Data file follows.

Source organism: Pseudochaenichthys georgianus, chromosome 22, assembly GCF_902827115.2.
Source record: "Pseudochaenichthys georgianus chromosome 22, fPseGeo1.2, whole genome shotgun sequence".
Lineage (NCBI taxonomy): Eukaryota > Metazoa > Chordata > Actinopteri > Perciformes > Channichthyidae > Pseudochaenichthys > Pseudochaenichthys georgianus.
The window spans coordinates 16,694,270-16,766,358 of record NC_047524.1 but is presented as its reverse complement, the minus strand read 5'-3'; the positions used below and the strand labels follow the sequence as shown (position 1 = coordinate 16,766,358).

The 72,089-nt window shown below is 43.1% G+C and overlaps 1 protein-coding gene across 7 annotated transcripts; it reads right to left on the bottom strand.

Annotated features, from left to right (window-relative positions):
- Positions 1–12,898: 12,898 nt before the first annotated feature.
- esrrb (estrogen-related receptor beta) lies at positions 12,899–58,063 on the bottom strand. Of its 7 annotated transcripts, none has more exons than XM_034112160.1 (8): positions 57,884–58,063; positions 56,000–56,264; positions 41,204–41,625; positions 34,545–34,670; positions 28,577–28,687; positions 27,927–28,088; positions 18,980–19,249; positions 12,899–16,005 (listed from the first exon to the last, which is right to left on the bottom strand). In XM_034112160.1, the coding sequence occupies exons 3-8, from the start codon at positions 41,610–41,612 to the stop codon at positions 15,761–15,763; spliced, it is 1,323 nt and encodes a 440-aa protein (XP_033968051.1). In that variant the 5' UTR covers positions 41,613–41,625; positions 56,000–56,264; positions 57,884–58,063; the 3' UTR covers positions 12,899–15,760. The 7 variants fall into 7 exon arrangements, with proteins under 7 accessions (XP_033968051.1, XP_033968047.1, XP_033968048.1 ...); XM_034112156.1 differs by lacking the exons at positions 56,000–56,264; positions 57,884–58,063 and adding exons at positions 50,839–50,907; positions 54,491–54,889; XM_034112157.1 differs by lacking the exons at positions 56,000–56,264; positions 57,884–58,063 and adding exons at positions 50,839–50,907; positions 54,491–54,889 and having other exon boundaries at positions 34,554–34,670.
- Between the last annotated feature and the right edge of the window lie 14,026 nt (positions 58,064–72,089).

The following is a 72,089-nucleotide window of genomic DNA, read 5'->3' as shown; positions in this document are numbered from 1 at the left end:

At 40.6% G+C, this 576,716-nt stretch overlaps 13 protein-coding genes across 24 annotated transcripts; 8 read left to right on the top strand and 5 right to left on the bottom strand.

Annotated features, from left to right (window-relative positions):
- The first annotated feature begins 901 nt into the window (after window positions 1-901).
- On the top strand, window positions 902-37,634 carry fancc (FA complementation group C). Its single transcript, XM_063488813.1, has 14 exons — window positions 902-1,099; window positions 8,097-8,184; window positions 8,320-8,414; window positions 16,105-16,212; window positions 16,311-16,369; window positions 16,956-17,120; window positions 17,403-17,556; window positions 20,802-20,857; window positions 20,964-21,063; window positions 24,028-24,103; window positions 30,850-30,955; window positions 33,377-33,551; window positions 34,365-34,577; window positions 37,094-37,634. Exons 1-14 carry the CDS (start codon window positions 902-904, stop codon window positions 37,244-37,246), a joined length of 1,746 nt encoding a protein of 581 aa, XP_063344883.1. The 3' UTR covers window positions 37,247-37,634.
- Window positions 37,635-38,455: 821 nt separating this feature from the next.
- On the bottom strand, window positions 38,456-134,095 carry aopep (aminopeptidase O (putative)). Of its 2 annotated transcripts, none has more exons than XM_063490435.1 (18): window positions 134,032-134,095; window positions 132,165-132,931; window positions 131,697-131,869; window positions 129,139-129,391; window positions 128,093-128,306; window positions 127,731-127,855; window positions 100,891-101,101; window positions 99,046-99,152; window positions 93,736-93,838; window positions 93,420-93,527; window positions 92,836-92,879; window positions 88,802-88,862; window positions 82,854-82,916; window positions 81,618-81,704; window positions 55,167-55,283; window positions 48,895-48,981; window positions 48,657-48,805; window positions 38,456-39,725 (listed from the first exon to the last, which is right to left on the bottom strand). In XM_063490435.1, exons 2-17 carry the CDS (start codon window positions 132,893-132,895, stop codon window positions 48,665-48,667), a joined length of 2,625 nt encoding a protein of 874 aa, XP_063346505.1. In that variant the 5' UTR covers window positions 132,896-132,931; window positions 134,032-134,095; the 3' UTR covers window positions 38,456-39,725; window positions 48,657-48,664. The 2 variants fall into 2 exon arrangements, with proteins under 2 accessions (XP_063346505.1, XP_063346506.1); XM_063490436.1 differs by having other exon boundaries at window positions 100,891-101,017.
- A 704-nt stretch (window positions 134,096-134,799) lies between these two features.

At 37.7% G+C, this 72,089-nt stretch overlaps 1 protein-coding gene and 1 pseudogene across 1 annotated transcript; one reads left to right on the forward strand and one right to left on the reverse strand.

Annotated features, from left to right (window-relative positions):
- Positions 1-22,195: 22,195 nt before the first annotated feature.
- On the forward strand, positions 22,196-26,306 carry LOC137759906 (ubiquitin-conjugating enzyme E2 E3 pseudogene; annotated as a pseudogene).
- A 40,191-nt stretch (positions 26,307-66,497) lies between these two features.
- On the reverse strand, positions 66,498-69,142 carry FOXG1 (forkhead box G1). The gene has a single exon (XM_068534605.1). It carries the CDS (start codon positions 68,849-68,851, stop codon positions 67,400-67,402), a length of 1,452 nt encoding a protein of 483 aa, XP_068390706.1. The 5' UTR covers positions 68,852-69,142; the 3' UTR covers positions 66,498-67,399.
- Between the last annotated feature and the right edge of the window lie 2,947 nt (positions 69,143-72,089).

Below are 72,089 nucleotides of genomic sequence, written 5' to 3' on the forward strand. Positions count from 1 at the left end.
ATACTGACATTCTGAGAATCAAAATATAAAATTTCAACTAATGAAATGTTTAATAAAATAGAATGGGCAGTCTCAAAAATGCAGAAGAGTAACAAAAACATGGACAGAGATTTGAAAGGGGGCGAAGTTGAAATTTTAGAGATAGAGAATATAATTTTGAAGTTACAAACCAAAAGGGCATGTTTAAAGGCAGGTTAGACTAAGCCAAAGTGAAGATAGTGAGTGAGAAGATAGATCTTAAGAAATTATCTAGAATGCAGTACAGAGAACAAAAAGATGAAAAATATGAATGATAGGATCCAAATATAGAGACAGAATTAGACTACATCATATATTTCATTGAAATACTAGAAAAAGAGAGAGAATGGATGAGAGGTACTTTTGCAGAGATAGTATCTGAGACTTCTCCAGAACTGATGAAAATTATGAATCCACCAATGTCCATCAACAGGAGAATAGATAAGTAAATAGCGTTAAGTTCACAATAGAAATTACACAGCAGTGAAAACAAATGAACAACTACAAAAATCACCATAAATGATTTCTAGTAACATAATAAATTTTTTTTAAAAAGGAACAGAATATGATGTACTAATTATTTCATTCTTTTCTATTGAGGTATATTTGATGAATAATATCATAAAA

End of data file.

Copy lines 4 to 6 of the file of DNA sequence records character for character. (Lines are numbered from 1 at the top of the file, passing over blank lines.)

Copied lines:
The window spans coordinates 16,694,270-16,766,358 of record NC_047524.1 but is presented as its reverse complement, the minus strand read 5'-3'; the positions used below and the strand labels follow the sequence as shown (position 1 = coordinate 16,766,358).

The 72,089-nt window shown below is 43.1% G+C and overlaps 1 protein-coding gene across 7 annotated transcripts; it reads right to left on the bottom strand.

Annotated features, from left to right (window-relative positions):